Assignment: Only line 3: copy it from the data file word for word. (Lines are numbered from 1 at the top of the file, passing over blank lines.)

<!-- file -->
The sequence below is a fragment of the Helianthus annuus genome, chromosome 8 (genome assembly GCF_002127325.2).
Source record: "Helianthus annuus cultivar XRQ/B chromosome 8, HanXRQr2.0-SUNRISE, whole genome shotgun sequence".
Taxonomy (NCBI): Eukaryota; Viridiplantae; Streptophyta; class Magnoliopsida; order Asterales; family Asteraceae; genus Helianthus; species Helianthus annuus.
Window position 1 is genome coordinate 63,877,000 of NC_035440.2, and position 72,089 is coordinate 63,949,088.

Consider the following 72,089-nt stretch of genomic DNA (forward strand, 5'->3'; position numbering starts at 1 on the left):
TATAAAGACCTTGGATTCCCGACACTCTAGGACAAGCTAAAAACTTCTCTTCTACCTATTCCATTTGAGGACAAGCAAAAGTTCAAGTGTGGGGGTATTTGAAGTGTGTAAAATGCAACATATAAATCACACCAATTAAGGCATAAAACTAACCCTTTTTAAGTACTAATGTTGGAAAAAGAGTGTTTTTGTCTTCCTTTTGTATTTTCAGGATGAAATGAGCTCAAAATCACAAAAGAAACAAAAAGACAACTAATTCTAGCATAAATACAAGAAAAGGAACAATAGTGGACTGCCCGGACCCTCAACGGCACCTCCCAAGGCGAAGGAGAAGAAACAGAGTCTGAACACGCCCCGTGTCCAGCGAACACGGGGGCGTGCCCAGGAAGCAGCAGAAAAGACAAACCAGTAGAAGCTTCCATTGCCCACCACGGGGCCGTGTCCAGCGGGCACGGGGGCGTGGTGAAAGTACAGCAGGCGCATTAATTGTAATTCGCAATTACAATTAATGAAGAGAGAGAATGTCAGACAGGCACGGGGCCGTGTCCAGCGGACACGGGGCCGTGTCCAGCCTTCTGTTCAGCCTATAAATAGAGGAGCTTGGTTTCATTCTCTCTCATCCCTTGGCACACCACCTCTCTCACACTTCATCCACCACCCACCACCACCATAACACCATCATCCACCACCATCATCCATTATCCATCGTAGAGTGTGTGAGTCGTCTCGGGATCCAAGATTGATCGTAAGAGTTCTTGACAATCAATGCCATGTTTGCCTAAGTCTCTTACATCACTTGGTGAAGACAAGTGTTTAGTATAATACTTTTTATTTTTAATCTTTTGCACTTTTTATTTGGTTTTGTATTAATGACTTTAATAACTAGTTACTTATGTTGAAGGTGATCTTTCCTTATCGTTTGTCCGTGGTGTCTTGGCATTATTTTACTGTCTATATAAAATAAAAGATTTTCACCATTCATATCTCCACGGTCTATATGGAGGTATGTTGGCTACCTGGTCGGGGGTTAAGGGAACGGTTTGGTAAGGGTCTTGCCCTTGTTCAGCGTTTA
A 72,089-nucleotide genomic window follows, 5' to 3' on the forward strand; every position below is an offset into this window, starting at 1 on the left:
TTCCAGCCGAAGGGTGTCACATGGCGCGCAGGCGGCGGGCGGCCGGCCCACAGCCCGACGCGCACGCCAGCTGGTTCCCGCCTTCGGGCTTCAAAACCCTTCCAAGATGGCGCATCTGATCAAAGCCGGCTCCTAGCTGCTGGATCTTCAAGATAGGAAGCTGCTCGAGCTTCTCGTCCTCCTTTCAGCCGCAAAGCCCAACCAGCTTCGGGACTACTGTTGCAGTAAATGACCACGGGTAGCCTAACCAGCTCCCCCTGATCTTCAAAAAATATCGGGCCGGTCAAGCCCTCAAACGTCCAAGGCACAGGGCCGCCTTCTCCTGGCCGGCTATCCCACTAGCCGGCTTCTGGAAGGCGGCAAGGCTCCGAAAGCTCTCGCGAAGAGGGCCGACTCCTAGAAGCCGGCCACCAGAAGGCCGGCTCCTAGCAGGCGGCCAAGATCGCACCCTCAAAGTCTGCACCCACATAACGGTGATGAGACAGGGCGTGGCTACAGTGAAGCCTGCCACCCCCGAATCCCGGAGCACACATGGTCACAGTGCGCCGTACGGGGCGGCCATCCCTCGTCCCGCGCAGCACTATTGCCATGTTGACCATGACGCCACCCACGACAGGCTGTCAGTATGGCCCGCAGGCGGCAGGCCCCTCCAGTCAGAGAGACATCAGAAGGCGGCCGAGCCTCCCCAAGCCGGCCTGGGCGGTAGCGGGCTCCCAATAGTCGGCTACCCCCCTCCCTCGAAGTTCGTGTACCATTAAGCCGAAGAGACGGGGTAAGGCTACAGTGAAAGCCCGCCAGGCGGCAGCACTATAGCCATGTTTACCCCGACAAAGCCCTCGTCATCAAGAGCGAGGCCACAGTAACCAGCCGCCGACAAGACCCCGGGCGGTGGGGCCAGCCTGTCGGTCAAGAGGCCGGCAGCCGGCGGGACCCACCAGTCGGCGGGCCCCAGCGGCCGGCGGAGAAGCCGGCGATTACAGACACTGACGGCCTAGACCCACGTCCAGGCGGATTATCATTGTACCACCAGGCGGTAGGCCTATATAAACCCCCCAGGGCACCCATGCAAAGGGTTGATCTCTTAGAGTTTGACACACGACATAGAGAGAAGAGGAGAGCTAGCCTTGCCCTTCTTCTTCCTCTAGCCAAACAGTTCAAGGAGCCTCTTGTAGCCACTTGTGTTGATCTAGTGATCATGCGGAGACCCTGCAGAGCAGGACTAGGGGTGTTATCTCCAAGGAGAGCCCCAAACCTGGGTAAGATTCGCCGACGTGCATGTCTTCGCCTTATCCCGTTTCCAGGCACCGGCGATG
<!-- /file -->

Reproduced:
Taxonomy (NCBI): Eukaryota; Viridiplantae; Streptophyta; class Magnoliopsida; order Asterales; family Asteraceae; genus Helianthus; species Helianthus annuus.